Publication Date


Degree Granted


Institution Granting Degree

Southwestern Baptist Theological Seminary


Parables, Luke, Missions, Exegetical


This dissertation provides students of the New Testament and missions a biblical foundation for missions as revealed in the Gospel of Luke, and especially that foundation revealed in the parables found in this gospel. The study first examines the Gospel of Luke and the theme of universal missions found within it. Next, the history and theory of parable research and interpretation are examined. From this point the parables of the double and triple traditions are compared and contrasted in order to determine if Luke reveals his theme of universal missions in these parables.

Ultimately, this study focuses on an exegetical analysis of the parables unique to Luke. A methodology for determining the missionary nature of a given parable is developed and the fifteen parables unique to Luke's gospel are examined accordingly. Through this exegetical analysis, it is determined that 53% of the parables unique to Luke are direct invitations for Jesus' audience to join him in his universal mission. Another 27% of the parables, though not direct invitations to join this mission, support the idea of a universal mission. Together, a total of 80% of the parables found only in Luke support the idea of a universal mission. When added to the ten Lukan parables with Markan and Matthean counterparts, this total is increased to 84%.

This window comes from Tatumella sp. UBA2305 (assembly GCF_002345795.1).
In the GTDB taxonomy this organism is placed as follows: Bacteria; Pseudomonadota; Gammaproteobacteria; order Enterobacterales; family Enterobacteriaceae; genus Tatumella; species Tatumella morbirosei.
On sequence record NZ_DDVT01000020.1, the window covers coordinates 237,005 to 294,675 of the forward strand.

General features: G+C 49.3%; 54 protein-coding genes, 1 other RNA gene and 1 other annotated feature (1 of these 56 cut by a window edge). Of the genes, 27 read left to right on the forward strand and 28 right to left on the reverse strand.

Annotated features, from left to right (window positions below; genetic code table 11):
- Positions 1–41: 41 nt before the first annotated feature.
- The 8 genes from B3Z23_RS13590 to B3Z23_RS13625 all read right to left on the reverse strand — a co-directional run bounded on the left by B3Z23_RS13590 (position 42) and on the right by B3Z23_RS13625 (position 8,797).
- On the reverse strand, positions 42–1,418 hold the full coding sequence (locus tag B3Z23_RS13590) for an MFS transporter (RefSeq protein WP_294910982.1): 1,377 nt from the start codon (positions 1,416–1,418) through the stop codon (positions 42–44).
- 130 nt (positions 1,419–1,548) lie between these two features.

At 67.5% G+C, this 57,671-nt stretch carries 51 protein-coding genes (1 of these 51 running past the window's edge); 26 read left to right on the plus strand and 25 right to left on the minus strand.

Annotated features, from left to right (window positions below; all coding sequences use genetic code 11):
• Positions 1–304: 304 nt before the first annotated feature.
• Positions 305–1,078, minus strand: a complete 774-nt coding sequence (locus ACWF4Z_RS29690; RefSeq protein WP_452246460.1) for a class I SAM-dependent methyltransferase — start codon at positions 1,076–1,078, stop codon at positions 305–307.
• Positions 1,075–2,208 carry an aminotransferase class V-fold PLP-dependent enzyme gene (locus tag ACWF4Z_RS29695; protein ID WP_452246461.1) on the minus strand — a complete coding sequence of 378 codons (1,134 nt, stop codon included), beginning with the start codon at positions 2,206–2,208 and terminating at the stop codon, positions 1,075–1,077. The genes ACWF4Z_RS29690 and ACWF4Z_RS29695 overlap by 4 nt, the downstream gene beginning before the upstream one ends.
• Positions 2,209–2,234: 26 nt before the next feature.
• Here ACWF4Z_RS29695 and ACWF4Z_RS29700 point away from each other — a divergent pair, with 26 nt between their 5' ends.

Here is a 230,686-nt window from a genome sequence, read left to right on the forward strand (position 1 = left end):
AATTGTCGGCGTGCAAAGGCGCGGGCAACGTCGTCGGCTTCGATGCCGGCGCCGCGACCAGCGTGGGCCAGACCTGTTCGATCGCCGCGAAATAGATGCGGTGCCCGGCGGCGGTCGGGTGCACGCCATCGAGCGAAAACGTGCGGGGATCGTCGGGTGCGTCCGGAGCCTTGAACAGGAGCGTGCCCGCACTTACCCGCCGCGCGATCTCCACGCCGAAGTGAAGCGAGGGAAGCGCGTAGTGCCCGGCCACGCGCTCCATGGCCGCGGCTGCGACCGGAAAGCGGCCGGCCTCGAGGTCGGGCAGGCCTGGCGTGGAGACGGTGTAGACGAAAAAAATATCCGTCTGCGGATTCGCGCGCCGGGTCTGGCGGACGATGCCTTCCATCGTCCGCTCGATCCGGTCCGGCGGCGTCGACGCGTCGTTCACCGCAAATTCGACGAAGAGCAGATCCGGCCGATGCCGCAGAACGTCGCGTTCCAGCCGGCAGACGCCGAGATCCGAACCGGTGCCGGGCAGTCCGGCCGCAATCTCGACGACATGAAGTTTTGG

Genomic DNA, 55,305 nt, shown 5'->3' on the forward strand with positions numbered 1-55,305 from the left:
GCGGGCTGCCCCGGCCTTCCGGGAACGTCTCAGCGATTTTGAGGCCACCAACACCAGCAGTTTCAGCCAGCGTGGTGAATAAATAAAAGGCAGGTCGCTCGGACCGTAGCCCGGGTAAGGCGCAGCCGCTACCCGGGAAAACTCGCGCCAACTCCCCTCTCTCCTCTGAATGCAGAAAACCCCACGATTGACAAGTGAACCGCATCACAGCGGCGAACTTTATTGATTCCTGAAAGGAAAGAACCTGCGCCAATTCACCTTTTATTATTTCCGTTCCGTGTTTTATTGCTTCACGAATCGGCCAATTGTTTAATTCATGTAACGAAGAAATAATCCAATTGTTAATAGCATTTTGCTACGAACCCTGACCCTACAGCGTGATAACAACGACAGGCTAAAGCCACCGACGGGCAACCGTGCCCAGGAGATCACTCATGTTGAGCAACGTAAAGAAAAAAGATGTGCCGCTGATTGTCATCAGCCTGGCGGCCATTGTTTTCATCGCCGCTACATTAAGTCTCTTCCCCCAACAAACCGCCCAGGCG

It is concluded that Luke, who is writing to a Gentile audience and is himself a Gentile product of the church's missions, is very much concerned with providing his readers a foundation for a universal mission. He relates this foundation through the recurrent concept of missions found within the pivotal missiological themes and texts of his gospel. However, his greatest argument for the necessity of a universal mission comes from the lips of Jesus. This is most evident within the genre of parable. Parable, then, serves as a contextualized form of Jesus' mission imperative and is an invitation for Jesus' auditors to join in that mission.

The dissertation spans the fields of biblical theology, New Testament criticism, and missiology. Sources used for this study come from all three areas, including works which focus specifically on parable interpretation.